“I swear to you, it isn’t what it looks like. I didn’t rat out on anybody.” She said after she got back and climbed back in her shoes. It had felt good to walk bare feet on cold asphalt.
“Then what was it?”
“We had rats.” She stayed firmly to her answer. Petty thieves – no one cared enough to even give them out to police.
“We deal with our rats ourselves, we don’t need pest control!”
“Yes, well, this time we did.”
Oh don’t ask me so simple questions! There is no answer to it!
“Matteo, give the girl a break.” The man behind the bar intervened while gulping down his tomato juice.
“Thank you, Nowak.”
Gallant as he seemed that man was no saint and she continued the followed silence by counting numbers backwards in her head. Six, five, four, three…
“So what was it in the back room?”
“Back room?” she froze. “There was nothing in the backroom. Why would you ask?”
“Your little show running here and there…” He played with his glass while her eyes stuck to his black fingernail.
“I saw a man there.” He added oil in the mix. “Just for a blink, but there was definitely a man.”
That was like showing red flag to a pull. Matteo was immediately glued to her side and showed one guy asking for a beer to wait.
“You just told me it was a rat!”
“He is a rat!” she got angry. “Now, serve the kind gentlemen over there!” He didn’t move. “I’ll wait and tell you then, ok?”
That got him going and left her alone with Nowak. He had the pleasure of watching her cleaning the counter while they waited.
Nowak man worked for car repair down the street. He loved his wife, he said, but he never had enough intellect to go straight to home. His slightly grey crewcut was evidence that it wasn’t his first marriage and the longer this marriage lasted, the less he wanted to go home. This lasted exactly an hour and then Matteo would take him by the hand and take the man home, despite him not being so drunk not to find his own way. But it was his smoke pause. One smoke, like he excused it to boss. So what if it was one smoke there and one back- by the time he got back, it was always near to its end.
The client got his drink and Matteo was back, filled his friend’s outstretched empty glass with next tomato juice and waited.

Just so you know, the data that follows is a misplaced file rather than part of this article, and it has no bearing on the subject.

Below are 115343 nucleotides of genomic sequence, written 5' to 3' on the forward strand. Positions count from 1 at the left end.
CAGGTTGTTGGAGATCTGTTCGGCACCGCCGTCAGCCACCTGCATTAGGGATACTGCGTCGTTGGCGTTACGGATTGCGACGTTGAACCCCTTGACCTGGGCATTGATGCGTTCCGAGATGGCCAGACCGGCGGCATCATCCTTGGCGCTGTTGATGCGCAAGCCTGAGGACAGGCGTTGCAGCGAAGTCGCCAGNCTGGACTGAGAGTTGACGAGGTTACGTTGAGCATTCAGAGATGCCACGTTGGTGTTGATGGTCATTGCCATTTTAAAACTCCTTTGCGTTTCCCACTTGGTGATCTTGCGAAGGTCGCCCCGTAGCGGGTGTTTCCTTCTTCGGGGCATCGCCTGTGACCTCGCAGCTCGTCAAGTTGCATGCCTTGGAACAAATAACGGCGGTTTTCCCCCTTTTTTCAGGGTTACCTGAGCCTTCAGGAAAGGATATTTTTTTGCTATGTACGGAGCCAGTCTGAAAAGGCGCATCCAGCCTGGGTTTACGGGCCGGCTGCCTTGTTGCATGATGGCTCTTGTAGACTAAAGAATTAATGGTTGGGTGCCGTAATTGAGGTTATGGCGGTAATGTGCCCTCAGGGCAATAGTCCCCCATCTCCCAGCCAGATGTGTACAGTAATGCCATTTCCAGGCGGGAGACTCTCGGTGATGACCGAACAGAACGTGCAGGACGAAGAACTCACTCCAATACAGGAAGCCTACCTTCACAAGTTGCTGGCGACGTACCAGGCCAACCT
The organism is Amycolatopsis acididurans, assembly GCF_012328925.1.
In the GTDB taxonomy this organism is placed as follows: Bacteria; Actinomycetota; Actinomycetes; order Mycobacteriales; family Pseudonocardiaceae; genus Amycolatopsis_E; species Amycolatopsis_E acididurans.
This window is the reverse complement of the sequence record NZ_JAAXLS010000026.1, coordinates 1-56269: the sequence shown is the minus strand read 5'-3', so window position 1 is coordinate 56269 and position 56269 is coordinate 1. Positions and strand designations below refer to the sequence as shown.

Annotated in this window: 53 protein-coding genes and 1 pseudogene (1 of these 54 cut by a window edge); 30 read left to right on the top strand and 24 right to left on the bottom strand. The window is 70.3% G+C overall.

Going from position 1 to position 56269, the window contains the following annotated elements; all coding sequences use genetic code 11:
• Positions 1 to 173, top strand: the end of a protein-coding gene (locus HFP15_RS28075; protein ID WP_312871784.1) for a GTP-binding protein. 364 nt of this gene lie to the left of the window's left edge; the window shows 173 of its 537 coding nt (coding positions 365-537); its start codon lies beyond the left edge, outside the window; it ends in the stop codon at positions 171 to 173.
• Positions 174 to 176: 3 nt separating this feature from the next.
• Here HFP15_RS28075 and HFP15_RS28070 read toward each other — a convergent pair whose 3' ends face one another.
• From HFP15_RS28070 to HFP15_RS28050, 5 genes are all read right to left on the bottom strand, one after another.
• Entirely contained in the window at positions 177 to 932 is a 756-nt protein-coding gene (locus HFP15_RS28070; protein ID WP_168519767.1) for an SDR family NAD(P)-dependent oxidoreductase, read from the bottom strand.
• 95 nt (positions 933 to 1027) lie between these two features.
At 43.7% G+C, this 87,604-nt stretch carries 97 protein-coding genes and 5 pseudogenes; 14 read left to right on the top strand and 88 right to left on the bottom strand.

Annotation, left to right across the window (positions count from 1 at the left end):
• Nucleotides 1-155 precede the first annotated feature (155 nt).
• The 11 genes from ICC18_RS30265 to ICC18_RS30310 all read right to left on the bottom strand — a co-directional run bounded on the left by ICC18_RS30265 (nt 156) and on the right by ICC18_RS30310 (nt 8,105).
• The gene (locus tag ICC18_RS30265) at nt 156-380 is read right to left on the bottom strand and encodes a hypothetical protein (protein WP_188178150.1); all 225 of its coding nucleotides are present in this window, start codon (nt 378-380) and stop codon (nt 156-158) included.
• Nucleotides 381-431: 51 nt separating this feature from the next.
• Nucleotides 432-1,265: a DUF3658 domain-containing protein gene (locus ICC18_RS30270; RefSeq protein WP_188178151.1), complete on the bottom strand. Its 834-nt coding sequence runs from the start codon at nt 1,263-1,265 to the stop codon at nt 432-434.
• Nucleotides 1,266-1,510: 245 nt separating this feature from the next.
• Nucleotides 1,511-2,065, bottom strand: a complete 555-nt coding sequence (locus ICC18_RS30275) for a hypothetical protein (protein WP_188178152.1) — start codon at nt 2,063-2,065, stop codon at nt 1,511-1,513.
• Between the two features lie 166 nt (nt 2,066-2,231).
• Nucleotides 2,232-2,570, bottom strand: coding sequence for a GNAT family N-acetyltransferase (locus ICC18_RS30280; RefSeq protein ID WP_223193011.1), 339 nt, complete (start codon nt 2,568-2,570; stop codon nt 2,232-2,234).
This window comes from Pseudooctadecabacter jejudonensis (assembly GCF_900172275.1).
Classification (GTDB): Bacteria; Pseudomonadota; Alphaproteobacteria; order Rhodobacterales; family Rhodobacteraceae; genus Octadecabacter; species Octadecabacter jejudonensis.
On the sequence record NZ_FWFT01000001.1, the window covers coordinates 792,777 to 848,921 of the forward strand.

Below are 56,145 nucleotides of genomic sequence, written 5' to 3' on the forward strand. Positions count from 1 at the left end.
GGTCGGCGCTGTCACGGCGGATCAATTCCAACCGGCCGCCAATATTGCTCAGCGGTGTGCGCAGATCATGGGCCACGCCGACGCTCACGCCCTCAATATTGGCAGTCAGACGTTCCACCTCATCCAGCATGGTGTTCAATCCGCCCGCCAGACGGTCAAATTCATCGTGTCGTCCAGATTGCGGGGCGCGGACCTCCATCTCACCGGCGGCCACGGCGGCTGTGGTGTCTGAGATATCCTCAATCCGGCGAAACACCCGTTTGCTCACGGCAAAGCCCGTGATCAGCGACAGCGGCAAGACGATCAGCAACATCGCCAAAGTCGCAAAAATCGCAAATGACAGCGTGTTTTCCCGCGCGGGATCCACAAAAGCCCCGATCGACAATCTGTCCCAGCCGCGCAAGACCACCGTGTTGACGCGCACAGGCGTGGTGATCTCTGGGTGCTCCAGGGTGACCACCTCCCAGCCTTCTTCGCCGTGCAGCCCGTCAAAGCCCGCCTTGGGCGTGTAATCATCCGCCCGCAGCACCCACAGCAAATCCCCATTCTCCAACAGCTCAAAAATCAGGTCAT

“When I was in circus,” she began with as innocent eyes as he could manage, “I dated a soldier.” Which wasn’t a lie. There had been one four years ago, but he had gone off to a mission and she never heard of him again. But their schedules clicked, she joked – neither had more time than tea break in the night after the show.
“You?” Nowak sounded very incredulous.
She frowned harsh. “Yes, me! Is it really that hard to believe?”
“No, you date alright, but didn’t think of you as a military chick!”
“Thank you, honey, that’s so assuring coming from an ex con!”
“Anyway, he showed up here and wanted to talk. We didn’t quite break up on small-talk, so knowing that he should be in Colombia instead, I used my chance and told the police that we have an escapee. They came and picked him up.” Her eyes lit up. That ex harassing was quite handy lye. “Serves him right for dating Faruk!”
Matteo listened it in silence and patted her back, growing laughter echoing as he went to serve the next customer while Nowak just stared.
“You are very revengeful person, you know that?”
“And you admit it? Woman – that does not bring you men!”
“He deserved it!”
“Then next time if you find someone deserves your revenge, let us know first!”
She smirked. “Why?”
“I have enough friends, who still want to practice a bit.”
“Perhaps some other time!”
They both laughed, she from relief and him just for the joke. She looked up and her smile died on her lips, when she saw sergeant coming through the door. She immediately walked away from him to the other end of the bar, signaling him to follow.
“Thank you for calling Dr. Hagen.” He said immediately when he reached the counter. “But this hasn’t changed our offer – you could do a lot of good there!”
To which side, she thought grimly. “I’ve given it some thought…” she started, but fell silent, sensing that without even realizing it, she had accepted the monster’s offer and had chosen to follow his command. And that was bad.
He waited. His body stayed relaxed, but his eyes were tense.
“Can I call you tomorrow?” she asked instead. She had to think this through again. She couldn’t trust her own feelings right now, she knew it well enough to put halt on anything she’d say next.
His eyes fell on the clock behind her.
“After I’ve slept on it?” she tried again. Working in late nights could get those things confused.
Her shoulders slumbered – it was that easy? No yelling, no tossing things? No guns and pointing them at her?
He grabbed a black marker from his uniform’ pocket and searched for a piece of paper. They had none.
“People steel them a lot.” she explained.
He sniffed for a second, like asking if she was serious, but instead grabbed an empty glass from the tray she hadn’t got time to finish up yet, and wrote there his phone number and his first name.
“Call me when you wake up.” He said and left.
She took a deep breath in and fell a step backwards before looking around and seeing Matteo and Nowak staring at her, giggling to themselves like little children.